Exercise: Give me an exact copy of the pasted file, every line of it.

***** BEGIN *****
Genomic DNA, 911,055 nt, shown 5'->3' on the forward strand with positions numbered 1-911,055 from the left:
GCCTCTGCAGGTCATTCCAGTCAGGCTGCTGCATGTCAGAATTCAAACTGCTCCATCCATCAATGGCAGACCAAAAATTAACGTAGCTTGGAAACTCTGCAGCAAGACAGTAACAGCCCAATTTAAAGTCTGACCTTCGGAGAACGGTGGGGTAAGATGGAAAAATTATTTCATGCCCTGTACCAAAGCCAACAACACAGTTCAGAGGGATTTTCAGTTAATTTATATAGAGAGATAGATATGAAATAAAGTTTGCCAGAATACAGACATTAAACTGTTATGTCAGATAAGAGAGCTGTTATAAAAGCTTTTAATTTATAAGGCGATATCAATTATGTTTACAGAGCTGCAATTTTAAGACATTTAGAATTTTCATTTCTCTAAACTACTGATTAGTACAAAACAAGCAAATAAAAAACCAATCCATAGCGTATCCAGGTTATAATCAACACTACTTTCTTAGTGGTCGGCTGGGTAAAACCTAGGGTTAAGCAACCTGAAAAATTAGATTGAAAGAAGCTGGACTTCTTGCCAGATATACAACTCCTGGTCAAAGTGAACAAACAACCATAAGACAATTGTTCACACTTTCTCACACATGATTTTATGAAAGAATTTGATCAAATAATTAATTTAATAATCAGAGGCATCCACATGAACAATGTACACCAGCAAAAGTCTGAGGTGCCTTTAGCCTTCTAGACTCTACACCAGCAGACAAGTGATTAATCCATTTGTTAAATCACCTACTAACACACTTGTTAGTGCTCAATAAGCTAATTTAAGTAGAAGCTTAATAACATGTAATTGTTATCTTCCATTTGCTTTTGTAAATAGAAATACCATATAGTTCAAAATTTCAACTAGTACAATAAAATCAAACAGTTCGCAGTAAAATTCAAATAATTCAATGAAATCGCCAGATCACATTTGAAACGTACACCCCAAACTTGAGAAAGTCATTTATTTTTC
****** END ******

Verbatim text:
Genomic DNA, 911,055 nt, shown 5'->3' on the forward strand with positions numbered 1-911,055 from the left:
GCCTCTGCAGGTCATTCCAGTCAGGCTGCTGCATGTCAGAATTCAAACTGCTCCATCCATCAATGGCAGACCAAAAATTAACGTAGCTTGGAAACTCTGCAGCAAGACAGTAACAGCCCAATTTAAAGTCTGACCTTCGGAGAACGGTGGGGTAAGATGGAAAAATTATTTCATGCCCTGTACCAAAGCCAACAACACAGTTCAGAGGGATTTTCAGTTAATTTATATAGAGAGATAGATATGAAATAAAGTTTGCCAGAATACAGACATTAAACTGTTATGTCAGATAAGAGAGCTGTTATAAAAGCTTTTAATTTATAAGGCGATATCAATTATGTTTACAGAGCTGCAATTTTAAGACATTTAGAATTTTCATTTCTCTAAACTACTGATTAGTACAAAACAAGCAAATAAAAAACCAATCCATAGCGTATCCAGGTTATAATCAACACTACTTTCTTAGTGGTCGGCTGGGTAAAACCTAGGGTTAAGCAACCTGAAAAATTAGATTGAAAGAAGCTGGACTTCTTGCCAGATATACAACTCCTGGTCAAAGTGAACAAACAACCATAAGACAATTGTTCACACTTTCTCACACATGATTTTATGAAAGAATTTGATCAAATAATTAATTTAATAATCAGAGGCATCCACATGAACAATGTACACCAGCAAAAGTCTGAGGTGCCTTTAGCCTTCTAGACTCTACACCAGCAGACAAGTGATTAATCCATTTGTTAAATCACCTACTAACACACTTGTTAGTGCTCAATAAGCTAATTTAAGTAGAAGCTTAATAACATGTAATTGTTATCTTCCATTTGCTTTTGTAAATAGAAATACCATATAGTTCAAAATTTCAACTAGTACAATAAAATCAAACAGTTCGCAGTAAAATTCAAATAATTCAATGAAATCGCCAGATCACATTTGAAACGTACACCCCAAACTTGAGAAAGTCATTTATTTTTC